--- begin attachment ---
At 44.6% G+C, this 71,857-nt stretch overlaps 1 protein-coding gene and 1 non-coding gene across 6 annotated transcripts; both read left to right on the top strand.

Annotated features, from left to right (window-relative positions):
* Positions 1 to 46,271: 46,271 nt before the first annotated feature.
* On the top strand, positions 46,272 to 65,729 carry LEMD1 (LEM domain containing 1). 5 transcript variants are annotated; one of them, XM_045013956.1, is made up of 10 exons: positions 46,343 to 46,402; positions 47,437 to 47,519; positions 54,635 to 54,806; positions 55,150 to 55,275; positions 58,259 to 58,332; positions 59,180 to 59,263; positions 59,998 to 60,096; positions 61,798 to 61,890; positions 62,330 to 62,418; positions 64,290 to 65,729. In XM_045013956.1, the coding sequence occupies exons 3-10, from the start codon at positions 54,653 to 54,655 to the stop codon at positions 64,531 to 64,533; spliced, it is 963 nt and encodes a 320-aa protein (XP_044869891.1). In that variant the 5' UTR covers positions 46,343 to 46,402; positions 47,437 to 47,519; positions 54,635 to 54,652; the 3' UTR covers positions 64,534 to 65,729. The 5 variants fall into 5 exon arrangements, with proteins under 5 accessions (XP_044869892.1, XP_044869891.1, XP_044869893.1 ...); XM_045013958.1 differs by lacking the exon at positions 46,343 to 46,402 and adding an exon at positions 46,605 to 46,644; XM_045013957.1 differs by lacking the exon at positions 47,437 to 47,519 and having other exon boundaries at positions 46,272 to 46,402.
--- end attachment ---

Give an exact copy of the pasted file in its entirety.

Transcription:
At 44.6% G+C, this 71,857-nt stretch overlaps 1 protein-coding gene and 1 non-coding gene across 6 annotated transcripts; both read left to right on the top strand.

Annotated features, from left to right (window-relative positions):
* Positions 1 to 46,271: 46,271 nt before the first annotated feature.
* On the top strand, positions 46,272 to 65,729 carry LEMD1 (LEM domain containing 1). 5 transcript variants are annotated; one of them, XM_045013956.1, is made up of 10 exons: positions 46,343 to 46,402; positions 47,437 to 47,519; positions 54,635 to 54,806; positions 55,150 to 55,275; positions 58,259 to 58,332; positions 59,180 to 59,263; positions 59,998 to 60,096; positions 61,798 to 61,890; positions 62,330 to 62,418; positions 64,290 to 65,729. In XM_045013956.1, the coding sequence occupies exons 3-10, from the start codon at positions 54,653 to 54,655 to the stop codon at positions 64,531 to 64,533; spliced, it is 963 nt and encodes a 320-aa protein (XP_044869891.1). In that variant the 5' UTR covers positions 46,343 to 46,402; positions 47,437 to 47,519; positions 54,635 to 54,652; the 3' UTR covers positions 64,534 to 65,729. The 5 variants fall into 5 exon arrangements, with proteins under 5 accessions (XP_044869892.1, XP_044869891.1, XP_044869893.1 ...); XM_045013958.1 differs by lacking the exon at positions 46,343 to 46,402 and adding an exon at positions 46,605 to 46,644; XM_045013957.1 differs by lacking the exon at positions 47,437 to 47,519 and having other exon boundaries at positions 46,272 to 46,402.